Microsoft Windows has a bug and now everyone knows about it thanks to Google. In its Security Blog, Google disclosed a bug they discovered in Windows ten days ago. In that time, Google sent out a security patch for Chrome on Windows, but the overall OS is still vulnerable to potential attacks now that news has gotten out.
The bug is a win32k system flaw, which means possible attackers can get through sandboxes meant to keep these attackers at bay. The Chrome patch used to prevent this security threat from affecting Google users blocks wink32k via a lockdown. The original bug also involved exploiting an Adobe Flash bug, but a patch for this bug has already been pushed.
Google branded the bug as critical given that it believes the bug “is being actively exploited,” to use their own words. This is obviously a serious issue and should conceivably push Microsoft to speed up a security patch. Microsoft on the other hand, isn’t seeing that as a favor, and openly criticized Google’s disclosure of the bug.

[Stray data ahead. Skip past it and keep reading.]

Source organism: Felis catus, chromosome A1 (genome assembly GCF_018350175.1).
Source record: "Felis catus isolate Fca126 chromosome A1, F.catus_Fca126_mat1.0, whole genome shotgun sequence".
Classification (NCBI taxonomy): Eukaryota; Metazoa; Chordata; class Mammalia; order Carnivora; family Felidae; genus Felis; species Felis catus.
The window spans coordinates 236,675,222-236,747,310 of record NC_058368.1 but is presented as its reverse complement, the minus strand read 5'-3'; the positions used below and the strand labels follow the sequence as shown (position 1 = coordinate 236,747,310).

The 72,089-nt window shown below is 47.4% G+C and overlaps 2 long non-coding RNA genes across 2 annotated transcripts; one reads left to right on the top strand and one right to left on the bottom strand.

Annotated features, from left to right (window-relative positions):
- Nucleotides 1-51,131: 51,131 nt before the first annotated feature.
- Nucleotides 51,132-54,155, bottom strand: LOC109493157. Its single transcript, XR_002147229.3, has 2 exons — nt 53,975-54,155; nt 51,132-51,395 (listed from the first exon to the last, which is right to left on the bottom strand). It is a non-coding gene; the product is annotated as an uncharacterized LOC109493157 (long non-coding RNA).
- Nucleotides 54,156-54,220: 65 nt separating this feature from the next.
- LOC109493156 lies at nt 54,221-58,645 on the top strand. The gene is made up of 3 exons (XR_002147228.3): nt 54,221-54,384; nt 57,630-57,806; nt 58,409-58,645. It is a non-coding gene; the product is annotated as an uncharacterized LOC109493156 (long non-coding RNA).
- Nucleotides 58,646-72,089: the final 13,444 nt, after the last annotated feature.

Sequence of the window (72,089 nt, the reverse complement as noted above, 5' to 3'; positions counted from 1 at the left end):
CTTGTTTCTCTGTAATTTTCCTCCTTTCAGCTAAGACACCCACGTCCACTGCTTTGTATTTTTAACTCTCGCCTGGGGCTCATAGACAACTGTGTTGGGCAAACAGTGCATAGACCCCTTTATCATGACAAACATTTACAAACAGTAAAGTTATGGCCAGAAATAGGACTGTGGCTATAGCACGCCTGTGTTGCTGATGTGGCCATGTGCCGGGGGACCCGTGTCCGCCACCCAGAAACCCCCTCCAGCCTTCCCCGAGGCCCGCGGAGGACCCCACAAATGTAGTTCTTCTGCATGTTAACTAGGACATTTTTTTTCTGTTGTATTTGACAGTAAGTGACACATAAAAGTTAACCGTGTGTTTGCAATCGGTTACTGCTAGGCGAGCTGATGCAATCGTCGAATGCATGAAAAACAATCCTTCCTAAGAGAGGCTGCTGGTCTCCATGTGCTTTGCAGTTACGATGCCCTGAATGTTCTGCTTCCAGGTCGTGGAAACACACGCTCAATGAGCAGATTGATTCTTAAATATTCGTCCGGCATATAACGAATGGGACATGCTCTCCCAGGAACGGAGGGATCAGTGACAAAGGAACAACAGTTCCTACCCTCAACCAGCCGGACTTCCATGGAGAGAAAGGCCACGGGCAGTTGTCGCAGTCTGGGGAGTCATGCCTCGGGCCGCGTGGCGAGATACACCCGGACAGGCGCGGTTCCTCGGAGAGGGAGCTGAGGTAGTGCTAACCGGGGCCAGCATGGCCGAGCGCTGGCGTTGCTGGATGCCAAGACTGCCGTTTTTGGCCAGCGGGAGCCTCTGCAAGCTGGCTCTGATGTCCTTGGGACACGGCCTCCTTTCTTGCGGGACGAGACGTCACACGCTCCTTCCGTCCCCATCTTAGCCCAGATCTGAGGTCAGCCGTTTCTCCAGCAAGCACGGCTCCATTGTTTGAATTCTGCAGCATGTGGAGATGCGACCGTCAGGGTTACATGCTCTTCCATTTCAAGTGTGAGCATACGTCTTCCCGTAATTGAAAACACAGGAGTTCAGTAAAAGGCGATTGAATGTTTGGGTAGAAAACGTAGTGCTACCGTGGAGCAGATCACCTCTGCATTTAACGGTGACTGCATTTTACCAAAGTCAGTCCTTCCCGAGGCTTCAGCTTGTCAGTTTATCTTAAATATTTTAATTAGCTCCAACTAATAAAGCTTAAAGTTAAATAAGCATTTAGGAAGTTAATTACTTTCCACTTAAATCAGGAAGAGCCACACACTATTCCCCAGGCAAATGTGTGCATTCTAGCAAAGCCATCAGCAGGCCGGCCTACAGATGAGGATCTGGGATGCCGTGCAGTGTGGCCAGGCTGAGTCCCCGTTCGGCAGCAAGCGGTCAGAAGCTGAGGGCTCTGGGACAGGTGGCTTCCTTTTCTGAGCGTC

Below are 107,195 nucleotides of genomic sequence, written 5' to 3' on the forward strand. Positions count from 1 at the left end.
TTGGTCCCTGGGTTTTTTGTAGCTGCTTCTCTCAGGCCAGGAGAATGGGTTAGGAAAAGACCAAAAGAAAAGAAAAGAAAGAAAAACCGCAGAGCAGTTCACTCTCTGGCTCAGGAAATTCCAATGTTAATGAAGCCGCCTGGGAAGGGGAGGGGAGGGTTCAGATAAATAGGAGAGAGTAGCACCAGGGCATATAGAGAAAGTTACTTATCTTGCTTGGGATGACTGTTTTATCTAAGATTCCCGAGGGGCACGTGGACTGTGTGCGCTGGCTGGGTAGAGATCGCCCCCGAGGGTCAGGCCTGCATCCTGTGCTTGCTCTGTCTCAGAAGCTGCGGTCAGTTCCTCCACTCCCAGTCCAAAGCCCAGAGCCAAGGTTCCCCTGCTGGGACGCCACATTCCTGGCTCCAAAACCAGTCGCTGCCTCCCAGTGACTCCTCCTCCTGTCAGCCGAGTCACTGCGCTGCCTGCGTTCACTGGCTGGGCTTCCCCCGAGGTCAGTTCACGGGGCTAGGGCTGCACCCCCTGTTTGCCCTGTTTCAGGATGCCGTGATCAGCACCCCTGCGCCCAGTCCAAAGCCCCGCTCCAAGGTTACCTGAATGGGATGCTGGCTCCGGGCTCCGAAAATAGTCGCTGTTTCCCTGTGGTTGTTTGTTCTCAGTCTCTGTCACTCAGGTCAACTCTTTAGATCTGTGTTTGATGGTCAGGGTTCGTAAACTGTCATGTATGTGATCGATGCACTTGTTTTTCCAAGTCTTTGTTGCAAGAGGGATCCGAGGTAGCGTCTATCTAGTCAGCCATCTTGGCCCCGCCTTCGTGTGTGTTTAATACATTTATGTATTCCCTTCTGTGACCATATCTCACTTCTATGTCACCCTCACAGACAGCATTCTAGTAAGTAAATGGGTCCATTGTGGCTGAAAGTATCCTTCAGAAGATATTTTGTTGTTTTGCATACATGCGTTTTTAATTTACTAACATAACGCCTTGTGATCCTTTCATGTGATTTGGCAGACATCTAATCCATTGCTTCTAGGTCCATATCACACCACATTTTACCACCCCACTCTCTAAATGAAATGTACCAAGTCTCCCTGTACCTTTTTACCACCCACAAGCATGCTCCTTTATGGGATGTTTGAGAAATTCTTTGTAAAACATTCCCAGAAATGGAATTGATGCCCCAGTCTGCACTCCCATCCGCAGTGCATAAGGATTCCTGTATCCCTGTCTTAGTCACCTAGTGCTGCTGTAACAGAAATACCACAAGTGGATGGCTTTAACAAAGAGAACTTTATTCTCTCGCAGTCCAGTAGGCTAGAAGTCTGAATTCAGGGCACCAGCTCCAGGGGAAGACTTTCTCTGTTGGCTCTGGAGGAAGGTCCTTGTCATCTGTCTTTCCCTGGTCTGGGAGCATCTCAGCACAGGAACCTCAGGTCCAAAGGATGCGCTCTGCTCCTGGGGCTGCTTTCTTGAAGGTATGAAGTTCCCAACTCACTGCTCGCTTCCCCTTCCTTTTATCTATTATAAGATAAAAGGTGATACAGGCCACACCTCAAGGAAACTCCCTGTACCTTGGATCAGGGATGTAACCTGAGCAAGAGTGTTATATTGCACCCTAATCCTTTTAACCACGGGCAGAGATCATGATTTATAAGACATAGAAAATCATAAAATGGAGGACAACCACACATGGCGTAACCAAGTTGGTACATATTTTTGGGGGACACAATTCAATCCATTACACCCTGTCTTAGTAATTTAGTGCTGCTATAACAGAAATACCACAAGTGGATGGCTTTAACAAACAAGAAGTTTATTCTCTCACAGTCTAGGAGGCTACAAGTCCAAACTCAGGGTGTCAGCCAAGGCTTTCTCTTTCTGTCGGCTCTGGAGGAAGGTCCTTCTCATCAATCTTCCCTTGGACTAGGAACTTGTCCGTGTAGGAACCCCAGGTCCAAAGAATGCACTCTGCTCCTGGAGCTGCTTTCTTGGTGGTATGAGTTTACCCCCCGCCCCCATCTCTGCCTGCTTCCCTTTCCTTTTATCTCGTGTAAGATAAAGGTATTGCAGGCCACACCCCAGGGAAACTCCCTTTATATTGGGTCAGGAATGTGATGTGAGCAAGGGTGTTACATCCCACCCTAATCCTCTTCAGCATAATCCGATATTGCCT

“We believe in coordinated vulnerability disclosure, and today’s disclosure by Google puts customers at risk,” stated a Microsoft spokesperson to VentureBeat.
To avoid being at risk, update Flash as soon as possible and keep an eye out for Windows patches.
Security is always important
Google, Adobe and Microsoft have all taken steps to minimize the possible hazard of this bug, but it’s still an issue that Microsoft needs to address directly in its computer software. Users of these products should update to the latest version as soon as possible.
Microsoft may not be too happy with Google disclosing the issue, conceivably alerting attackers to the bug, but a ten-day headstart should have been enough time for a fix to be administered and it hasn’t yet. Maybe this will speed up the process.